There are four main greenhouse gases (gases that trap heat that thus, act like a greenhouse) that humans emit into the atmosphere: carbon dioxide, methane, nitrous oxide, and fluorinated gases; collectively increasing by 35% in just twenty years. Carbon dioxide is the highest amount of gas released by humans, but methane traps up to 30 times more heat than carbon dioxide. These four gases are released from combustion of fossil fuels like oil, coal, and natural gas that formed millions of years ago, as well as from other human-controlled sources. The Earth is warmed by our sun and the Earth releases this heat back into the atmosphere; some of which stays, and some of it released out. However, as more and more of these greenhouse gases are released by us, the thicker this barrier becomes and the more this heat is trapped to remain on Earth. There is one additoinal greenhouse gas that is indirectly caused by humans, and that is water vapor. As the warmer our planet gets from burning fossil fuels, the more water is evaporated which increases the levels of water vapor into the atmosphere. The water vapor then absorbs thermal energy radiated from the Earth, as it normally does, which then also increases atmospheric temperatures; creating more water vapor and more absorption, and so on.
Some skeptics believe that global warming is caused by the change in the sun or from sunspots. However, since 1750, the sun's energy has remained constant or changed only slightly. Also, if it was caused by the sun, we would see a rise in temperatures throughout all the layers of the atmosphere. But we are only seeing a rise in the lower layers, closest to the Earth, and a cooling of temperature in the upper layers, closest to the sun.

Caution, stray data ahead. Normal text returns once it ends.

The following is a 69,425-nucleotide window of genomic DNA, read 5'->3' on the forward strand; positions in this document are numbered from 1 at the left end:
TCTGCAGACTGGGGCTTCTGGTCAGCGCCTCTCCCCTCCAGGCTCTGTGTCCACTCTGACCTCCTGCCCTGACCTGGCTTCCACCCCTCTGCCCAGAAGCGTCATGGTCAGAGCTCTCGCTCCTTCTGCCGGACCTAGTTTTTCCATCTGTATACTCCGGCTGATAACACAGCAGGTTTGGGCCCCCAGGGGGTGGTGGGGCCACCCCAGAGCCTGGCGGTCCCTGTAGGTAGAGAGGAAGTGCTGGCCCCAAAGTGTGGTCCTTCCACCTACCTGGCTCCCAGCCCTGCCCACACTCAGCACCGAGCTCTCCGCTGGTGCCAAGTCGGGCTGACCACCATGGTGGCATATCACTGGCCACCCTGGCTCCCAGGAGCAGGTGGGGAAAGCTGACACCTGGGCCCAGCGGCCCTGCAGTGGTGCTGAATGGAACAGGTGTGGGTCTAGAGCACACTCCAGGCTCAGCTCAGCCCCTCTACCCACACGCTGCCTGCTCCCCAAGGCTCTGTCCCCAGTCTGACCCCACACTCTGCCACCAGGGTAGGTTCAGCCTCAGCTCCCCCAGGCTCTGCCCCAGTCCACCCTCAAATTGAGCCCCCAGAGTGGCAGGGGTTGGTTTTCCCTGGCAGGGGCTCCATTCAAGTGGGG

what's being done
The number one priority in reversing our climate change is by replacing our fossil fuel-powered lifestyles with renewable energy, instead. Other than relying on alternative energy, mitigating deforestation would also greatly reduce global warming since these trees would otherwise use carbon dioxide to generate photosynthesis and create oxygen for the Earth's beings. When plants and trees, however, conduct photosynthesis, the process can be painstakingly slow. German researchers are in the testing process of creating synthesized enzymes called RuBisCO that can convert carbon dioxide into organic compounds, known as carbon fixation. This is what normally happens during the Calvin cycle of photosynthesis, but by creating our own, we can make it absorb more and faster than plants or trees could ever dream of (if...they dreamed).
When humans collectively work to lower their contributed greenhouse gas emissions, this prolongs the warming which can allow scientists to develop better ideas and technologies to reduce the amount in our atmosphere back to what it was in a pre-Industrial time. Many of these efforts are minute like turning their houses into more sustainable eco-homes, using less water, eating less meat, carpooling or driving an electric car, changing to energy-efficient appliances, et cetera. But if enough people do enough to change their lifestyles, then together we can help to stop climate change from happening and create a better environment for our children and the children of all of the Earth's beings.